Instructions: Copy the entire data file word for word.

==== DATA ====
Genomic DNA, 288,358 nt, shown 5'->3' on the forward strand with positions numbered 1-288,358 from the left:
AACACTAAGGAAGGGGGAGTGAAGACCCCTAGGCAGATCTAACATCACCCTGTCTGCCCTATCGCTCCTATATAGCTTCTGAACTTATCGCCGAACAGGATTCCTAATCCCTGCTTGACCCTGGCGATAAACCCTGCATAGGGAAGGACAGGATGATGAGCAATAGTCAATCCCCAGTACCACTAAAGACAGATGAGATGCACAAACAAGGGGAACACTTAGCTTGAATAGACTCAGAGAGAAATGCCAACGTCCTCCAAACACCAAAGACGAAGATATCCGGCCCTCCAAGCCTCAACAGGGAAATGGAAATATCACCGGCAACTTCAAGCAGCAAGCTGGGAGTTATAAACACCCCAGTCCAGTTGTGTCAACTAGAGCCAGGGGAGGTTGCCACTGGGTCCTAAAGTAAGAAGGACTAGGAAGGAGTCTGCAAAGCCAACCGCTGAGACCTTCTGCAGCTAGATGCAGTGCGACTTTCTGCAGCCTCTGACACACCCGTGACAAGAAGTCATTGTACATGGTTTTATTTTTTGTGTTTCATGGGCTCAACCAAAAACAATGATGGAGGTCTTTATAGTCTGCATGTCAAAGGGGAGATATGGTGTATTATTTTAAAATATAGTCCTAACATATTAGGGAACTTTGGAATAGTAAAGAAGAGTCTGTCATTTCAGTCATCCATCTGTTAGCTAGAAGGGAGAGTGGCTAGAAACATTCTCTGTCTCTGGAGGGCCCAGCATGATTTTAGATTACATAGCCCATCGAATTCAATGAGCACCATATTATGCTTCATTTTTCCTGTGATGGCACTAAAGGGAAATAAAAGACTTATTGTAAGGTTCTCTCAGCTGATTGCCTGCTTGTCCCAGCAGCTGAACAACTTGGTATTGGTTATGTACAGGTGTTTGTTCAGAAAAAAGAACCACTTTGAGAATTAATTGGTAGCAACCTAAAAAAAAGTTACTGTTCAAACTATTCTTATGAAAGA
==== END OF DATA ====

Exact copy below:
Genomic DNA, 288,358 nt, shown 5'->3' on the forward strand with positions numbered 1-288,358 from the left:
AACACTAAGGAAGGGGGAGTGAAGACCCCTAGGCAGATCTAACATCACCCTGTCTGCCCTATCGCTCCTATATAGCTTCTGAACTTATCGCCGAACAGGATTCCTAATCCCTGCTTGACCCTGGCGATAAACCCTGCATAGGGAAGGACAGGATGATGAGCAATAGTCAATCCCCAGTACCACTAAAGACAGATGAGATGCACAAACAAGGGGAACACTTAGCTTGAATAGACTCAGAGAGAAATGCCAACGTCCTCCAAACACCAAAGACGAAGATATCCGGCCCTCCAAGCCTCAACAGGGAAATGGAAATATCACCGGCAACTTCAAGCAGCAAGCTGGGAGTTATAAACACCCCAGTCCAGTTGTGTCAACTAGAGCCAGGGGAGGTTGCCACTGGGTCCTAAAGTAAGAAGGACTAGGAAGGAGTCTGCAAAGCCAACCGCTGAGACCTTCTGCAGCTAGATGCAGTGCGACTTTCTGCAGCCTCTGACACACCCGTGACAAGAAGTCATTGTACATGGTTTTATTTTTTGTGTTTCATGGGCTCAACCAAAAACAATGATGGAGGTCTTTATAGTCTGCATGTCAAAGGGGAGATATGGTGTATTATTTTAAAATATAGTCCTAACATATTAGGGAACTTTGGAATAGTAAAGAAGAGTCTGTCATTTCAGTCATCCATCTGTTAGCTAGAAGGGAGAGTGGCTAGAAACATTCTCTGTCTCTGGAGGGCCCAGCATGATTTTAGATTACATAGCCCATCGAATTCAATGAGCACCATATTATGCTTCATTTTTCCTGTGATGGCACTAAAGGGAAATAAAAGACTTATTGTAAGGTTCTCTCAGCTGATTGCCTGCTTGTCCCAGCAGCTGAACAACTTGGTATTGGTTATGTACAGGTGTTTGTTCAGAAAAAAGAACCACTTTGAGAATTAATTGGTAGCAACCTAAAAAAAAGTTACTGTTCAAACTATTCTTATGAAAGA